How desertification has turned into a monstrous challenge for Africa


Photo credit: Down to Earth

Gradual desertification in Africa is having a far-reaching impact on human health, food security and economic activity Credit: TREEAID / Flicker

Desertification in Africa: 10 things you must know


Those who live off the land cannot afford to see their future go dry. Desertification has triggered displacements across the world. Each year, millions of hectares of land are lost. According to the UN agencies, land degradation affects 1.5 billion people globally. Their reports reveal how desertification has turned into a monstrous challenge for Africa:

  • Dry lands cover 65 per cent of the continent. One-third of this area is hyper-arid deserts and completely uninhabited, except in oases. The remaining two-thirds of the dry lands, which comprise arid and semi-arid lands, are home to about 400 million Africans.
  • Africa also suffers from inherently low soil fertility as the bedrock consists of granites and gneiss. Most of the soils in Africa are characterised by a low proportion of clay, making them easy to work and also easy to lose.
  • Every year, Africa loses about 280 million tonnes of cereal crops from about 105 million hectares of croplands. This can be prevented if soil erosion is curbed.
  • Poverty-related agricultural practices are a major contributor to desertification. Continuous cultivation without adding supplements, overgrazing, lack of soil and water conservation structures, and indiscriminate bushfires aggravate the process of desertification.

Read the full article: Down to Earth

Communal Fruit Tree Plantations to Combat Desertification


Photo credit: Modern Ghana


Reversing Desertification Through Communal Fruit Tree Plantations In Upper West Region

by Coalition For Change Ghana
It is usual for remote dwellers in the northern parts of Ghana to cut trees for livelihoods. Some especially women do so for charcoal, firewood and lately timber logging. However, an initiative by the Coalition for Change (C4C) in collaboration with the Jacobs Well Appeal –UK (JWA-UK) is righting the wrongs on the environment.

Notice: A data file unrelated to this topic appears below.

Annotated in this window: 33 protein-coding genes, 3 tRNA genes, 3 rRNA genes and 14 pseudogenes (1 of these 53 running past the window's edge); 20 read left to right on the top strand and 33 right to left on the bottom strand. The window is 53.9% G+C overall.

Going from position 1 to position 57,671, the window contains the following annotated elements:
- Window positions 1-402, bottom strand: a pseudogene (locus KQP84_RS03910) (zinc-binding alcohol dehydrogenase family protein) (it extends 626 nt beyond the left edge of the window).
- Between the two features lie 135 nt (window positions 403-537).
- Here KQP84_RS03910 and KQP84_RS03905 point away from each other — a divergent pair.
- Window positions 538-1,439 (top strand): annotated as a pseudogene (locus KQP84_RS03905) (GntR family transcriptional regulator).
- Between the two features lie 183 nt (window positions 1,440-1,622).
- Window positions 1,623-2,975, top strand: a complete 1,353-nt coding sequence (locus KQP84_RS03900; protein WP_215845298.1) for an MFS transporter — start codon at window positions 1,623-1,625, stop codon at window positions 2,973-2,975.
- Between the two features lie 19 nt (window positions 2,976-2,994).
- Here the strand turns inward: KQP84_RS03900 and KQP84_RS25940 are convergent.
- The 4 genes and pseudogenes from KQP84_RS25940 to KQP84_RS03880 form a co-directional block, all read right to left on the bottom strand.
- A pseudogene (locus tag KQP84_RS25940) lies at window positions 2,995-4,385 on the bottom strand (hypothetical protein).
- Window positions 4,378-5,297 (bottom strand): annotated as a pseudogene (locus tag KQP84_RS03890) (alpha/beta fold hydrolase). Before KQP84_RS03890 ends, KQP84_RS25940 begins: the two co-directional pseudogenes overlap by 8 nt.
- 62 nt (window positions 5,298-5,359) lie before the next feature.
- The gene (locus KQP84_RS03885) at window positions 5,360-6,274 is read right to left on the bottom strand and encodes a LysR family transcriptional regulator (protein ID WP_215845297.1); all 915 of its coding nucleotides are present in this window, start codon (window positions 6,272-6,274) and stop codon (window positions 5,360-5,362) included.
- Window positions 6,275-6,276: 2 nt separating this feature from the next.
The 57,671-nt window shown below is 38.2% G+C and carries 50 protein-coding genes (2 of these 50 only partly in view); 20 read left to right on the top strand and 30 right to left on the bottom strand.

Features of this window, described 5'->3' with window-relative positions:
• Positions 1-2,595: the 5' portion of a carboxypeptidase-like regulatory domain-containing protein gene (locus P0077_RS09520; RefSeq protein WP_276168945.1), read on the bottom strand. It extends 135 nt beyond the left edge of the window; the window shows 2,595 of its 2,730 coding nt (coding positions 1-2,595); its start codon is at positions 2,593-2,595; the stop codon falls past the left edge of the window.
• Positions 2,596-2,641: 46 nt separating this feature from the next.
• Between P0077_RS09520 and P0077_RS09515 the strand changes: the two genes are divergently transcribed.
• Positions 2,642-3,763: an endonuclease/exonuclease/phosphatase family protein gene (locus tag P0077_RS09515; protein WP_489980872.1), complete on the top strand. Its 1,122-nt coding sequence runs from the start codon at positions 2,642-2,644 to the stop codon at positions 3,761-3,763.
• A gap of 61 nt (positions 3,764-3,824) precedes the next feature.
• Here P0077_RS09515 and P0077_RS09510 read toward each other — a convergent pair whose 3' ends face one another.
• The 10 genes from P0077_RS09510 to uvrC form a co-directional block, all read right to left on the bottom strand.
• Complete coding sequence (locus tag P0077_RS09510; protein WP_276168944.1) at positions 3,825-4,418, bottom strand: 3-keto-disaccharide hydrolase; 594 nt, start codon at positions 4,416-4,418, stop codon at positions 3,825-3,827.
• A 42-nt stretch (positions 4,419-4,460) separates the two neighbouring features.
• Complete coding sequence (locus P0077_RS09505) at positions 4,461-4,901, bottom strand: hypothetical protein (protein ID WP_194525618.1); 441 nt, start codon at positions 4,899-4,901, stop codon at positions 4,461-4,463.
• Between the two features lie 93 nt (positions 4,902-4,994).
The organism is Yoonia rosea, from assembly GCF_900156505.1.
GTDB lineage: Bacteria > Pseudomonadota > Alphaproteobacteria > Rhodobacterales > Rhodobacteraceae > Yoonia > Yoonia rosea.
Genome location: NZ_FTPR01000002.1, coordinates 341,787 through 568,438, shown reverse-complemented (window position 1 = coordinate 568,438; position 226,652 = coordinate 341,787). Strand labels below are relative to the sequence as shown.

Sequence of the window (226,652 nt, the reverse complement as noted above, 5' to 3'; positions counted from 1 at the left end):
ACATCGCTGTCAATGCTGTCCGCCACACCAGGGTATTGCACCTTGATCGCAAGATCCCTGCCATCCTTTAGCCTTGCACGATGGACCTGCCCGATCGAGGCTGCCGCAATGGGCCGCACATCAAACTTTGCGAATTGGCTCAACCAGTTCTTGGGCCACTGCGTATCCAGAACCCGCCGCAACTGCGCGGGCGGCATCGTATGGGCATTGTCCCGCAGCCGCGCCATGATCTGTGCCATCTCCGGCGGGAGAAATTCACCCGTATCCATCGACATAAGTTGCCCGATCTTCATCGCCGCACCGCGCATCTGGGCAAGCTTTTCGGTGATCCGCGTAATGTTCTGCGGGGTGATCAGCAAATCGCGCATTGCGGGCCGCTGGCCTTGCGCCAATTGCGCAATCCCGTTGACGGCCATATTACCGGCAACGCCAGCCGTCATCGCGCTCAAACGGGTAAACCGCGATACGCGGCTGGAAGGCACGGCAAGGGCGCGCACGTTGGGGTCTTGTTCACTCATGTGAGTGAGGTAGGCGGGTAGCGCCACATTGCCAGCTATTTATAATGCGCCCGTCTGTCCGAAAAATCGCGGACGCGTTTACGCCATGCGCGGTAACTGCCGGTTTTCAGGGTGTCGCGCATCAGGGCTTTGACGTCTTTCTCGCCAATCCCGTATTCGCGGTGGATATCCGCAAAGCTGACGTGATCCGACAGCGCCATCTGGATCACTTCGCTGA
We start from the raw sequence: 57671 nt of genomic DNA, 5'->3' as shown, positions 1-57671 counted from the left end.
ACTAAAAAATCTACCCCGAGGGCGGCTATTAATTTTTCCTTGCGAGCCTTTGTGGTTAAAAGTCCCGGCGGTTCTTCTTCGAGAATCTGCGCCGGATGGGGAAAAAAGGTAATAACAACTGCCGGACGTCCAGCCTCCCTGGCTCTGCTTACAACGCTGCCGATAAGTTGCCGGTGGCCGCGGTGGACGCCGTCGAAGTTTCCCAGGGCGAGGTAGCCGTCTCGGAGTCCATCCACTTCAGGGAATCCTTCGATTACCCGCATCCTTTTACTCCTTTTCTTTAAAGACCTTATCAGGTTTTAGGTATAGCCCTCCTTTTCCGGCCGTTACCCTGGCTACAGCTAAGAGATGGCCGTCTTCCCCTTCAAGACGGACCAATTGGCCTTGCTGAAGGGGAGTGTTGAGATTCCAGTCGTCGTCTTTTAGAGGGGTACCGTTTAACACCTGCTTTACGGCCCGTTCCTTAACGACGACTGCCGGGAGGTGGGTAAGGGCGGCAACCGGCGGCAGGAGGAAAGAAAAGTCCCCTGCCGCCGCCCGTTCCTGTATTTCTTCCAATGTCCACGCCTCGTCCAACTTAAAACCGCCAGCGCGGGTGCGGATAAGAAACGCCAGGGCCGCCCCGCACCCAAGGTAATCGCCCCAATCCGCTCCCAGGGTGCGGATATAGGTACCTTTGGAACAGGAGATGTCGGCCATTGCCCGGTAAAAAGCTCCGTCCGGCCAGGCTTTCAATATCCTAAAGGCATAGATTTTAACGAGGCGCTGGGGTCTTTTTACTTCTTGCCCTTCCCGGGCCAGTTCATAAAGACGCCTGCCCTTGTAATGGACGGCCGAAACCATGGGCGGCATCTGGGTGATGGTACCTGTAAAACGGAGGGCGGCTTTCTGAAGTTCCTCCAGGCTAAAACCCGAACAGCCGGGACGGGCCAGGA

Their target is to liaise with communities to plant and care for fruit trees to benefit the communities. From August to September this year, they have engaged a remote community east of Wa the capital of the Upper West region to pilot the planting of mangoes and moringa seedlings. A total of 330 seedlings of mango (220) and moringa (110) were planted with the people of Kpaliworgu.

The community was trained on trees/environmental protection and the proper way of planting and raising trees. The community provided the land, poles and manpower for the plantation whilst JWA through C4C provided the seedlings, fencing and trainings. The seedlings will be looked after by the community for the next two years until they mature. Once the trees start fruiting, the community can harvest to supplement their fruit intake as well as sell some for developmental projects.

Read the full article: Modern Ghana



LES PAYS SECS (2003).jpeg

Les pays secs (2003)

Posted by Prof. Dr. Willem VAN COTTHEM

Ghent University – Belgium

Having participated in all the meetings of the INCD (1992-1994) and all the meetings of the UNCCD-COP, the CST and the CRIC in 1994-2006, I had an opportunity to collect a lot of interesting books and publications on drought and desertification published in that period.

Book Nr. 38

Please click:

or see les-pays-secs-2003




Plants for Arid Lands (1985)

Posted by Prof. Dr. Willem VAN COTTHEM

Ghent University – Belgium